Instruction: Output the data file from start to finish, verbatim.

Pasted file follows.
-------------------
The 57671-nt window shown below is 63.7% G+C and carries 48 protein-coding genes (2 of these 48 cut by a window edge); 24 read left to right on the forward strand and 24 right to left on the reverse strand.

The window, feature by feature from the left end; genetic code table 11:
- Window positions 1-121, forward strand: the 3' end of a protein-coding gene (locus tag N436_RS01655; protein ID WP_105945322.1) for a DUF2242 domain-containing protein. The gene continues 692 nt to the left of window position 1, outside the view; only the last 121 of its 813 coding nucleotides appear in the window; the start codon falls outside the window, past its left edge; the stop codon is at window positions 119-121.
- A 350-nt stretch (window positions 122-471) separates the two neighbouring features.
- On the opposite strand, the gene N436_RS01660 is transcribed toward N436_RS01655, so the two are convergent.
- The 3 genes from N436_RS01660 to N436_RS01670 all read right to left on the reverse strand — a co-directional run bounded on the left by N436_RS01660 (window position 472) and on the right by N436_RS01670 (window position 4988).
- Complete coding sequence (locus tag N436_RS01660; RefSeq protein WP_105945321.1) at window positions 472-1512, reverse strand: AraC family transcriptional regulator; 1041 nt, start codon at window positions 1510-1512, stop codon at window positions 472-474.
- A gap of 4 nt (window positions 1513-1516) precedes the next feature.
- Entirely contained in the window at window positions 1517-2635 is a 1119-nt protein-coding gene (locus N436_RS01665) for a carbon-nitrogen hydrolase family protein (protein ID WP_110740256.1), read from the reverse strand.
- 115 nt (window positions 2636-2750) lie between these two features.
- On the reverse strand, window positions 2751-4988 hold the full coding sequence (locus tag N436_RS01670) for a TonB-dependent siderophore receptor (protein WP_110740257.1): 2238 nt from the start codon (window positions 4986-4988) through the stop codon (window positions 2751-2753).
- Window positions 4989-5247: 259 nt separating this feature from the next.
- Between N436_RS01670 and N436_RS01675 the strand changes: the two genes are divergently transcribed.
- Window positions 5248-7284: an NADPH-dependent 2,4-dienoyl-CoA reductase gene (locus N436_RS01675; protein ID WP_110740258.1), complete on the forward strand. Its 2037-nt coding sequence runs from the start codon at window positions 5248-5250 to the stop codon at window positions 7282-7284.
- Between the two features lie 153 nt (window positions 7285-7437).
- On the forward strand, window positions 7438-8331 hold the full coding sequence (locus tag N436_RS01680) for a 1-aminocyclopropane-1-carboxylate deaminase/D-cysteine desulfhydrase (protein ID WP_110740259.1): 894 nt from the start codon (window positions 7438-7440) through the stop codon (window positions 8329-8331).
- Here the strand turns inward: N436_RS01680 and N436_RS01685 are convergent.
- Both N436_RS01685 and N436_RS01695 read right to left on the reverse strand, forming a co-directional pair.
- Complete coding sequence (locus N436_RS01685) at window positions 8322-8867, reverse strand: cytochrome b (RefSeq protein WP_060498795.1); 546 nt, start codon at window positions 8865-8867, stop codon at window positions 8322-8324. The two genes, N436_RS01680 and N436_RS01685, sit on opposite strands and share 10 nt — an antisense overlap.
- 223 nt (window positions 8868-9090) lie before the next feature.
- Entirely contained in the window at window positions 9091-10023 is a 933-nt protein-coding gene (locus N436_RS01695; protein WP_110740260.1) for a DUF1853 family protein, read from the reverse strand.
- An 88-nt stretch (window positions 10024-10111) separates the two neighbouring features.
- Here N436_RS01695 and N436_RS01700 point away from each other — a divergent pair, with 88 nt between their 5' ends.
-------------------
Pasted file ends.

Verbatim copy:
The 57671-nt window shown below is 63.7% G+C and carries 48 protein-coding genes (2 of these 48 cut by a window edge); 24 read left to right on the forward strand and 24 right to left on the reverse strand.

The window, feature by feature from the left end; genetic code table 11:
- Window positions 1-121, forward strand: the 3' end of a protein-coding gene (locus tag N436_RS01655; protein ID WP_105945322.1) for a DUF2242 domain-containing protein. The gene continues 692 nt to the left of window position 1, outside the view; only the last 121 of its 813 coding nucleotides appear in the window; the start codon falls outside the window, past its left edge; the stop codon is at window positions 119-121.
- A 350-nt stretch (window positions 122-471) separates the two neighbouring features.
- On the opposite strand, the gene N436_RS01660 is transcribed toward N436_RS01655, so the two are convergent.
- The 3 genes from N436_RS01660 to N436_RS01670 all read right to left on the reverse strand — a co-directional run bounded on the left by N436_RS01660 (window position 472) and on the right by N436_RS01670 (window position 4988).
- Complete coding sequence (locus tag N436_RS01660; RefSeq protein WP_105945321.1) at window positions 472-1512, reverse strand: AraC family transcriptional regulator; 1041 nt, start codon at window positions 1510-1512, stop codon at window positions 472-474.
- A gap of 4 nt (window positions 1513-1516) precedes the next feature.
- Entirely contained in the window at window positions 1517-2635 is a 1119-nt protein-coding gene (locus N436_RS01665) for a carbon-nitrogen hydrolase family protein (protein ID WP_110740256.1), read from the reverse strand.
- 115 nt (window positions 2636-2750) lie between these two features.
- On the reverse strand, window positions 2751-4988 hold the full coding sequence (locus tag N436_RS01670) for a TonB-dependent siderophore receptor (protein WP_110740257.1): 2238 nt from the start codon (window positions 4986-4988) through the stop codon (window positions 2751-2753).
- Window positions 4989-5247: 259 nt separating this feature from the next.
- Between N436_RS01670 and N436_RS01675 the strand changes: the two genes are divergently transcribed.
- Window positions 5248-7284: an NADPH-dependent 2,4-dienoyl-CoA reductase gene (locus N436_RS01675; protein ID WP_110740258.1), complete on the forward strand. Its 2037-nt coding sequence runs from the start codon at window positions 5248-5250 to the stop codon at window positions 7282-7284.
- Between the two features lie 153 nt (window positions 7285-7437).
- On the forward strand, window positions 7438-8331 hold the full coding sequence (locus tag N436_RS01680) for a 1-aminocyclopropane-1-carboxylate deaminase/D-cysteine desulfhydrase (protein ID WP_110740259.1): 894 nt from the start codon (window positions 7438-7440) through the stop codon (window positions 8329-8331).
- Here the strand turns inward: N436_RS01680 and N436_RS01685 are convergent.
- Both N436_RS01685 and N436_RS01695 read right to left on the reverse strand, forming a co-directional pair.
- Complete coding sequence (locus N436_RS01685) at window positions 8322-8867, reverse strand: cytochrome b (RefSeq protein WP_060498795.1); 546 nt, start codon at window positions 8865-8867, stop codon at window positions 8322-8324. The two genes, N436_RS01680 and N436_RS01685, sit on opposite strands and share 10 nt — an antisense overlap.
- 223 nt (window positions 8868-9090) lie before the next feature.
- Entirely contained in the window at window positions 9091-10023 is a 933-nt protein-coding gene (locus N436_RS01695; protein WP_110740260.1) for a DUF1853 family protein, read from the reverse strand.
- An 88-nt stretch (window positions 10024-10111) separates the two neighbouring features.
- Here N436_RS01695 and N436_RS01700 point away from each other — a divergent pair, with 88 nt between their 5' ends.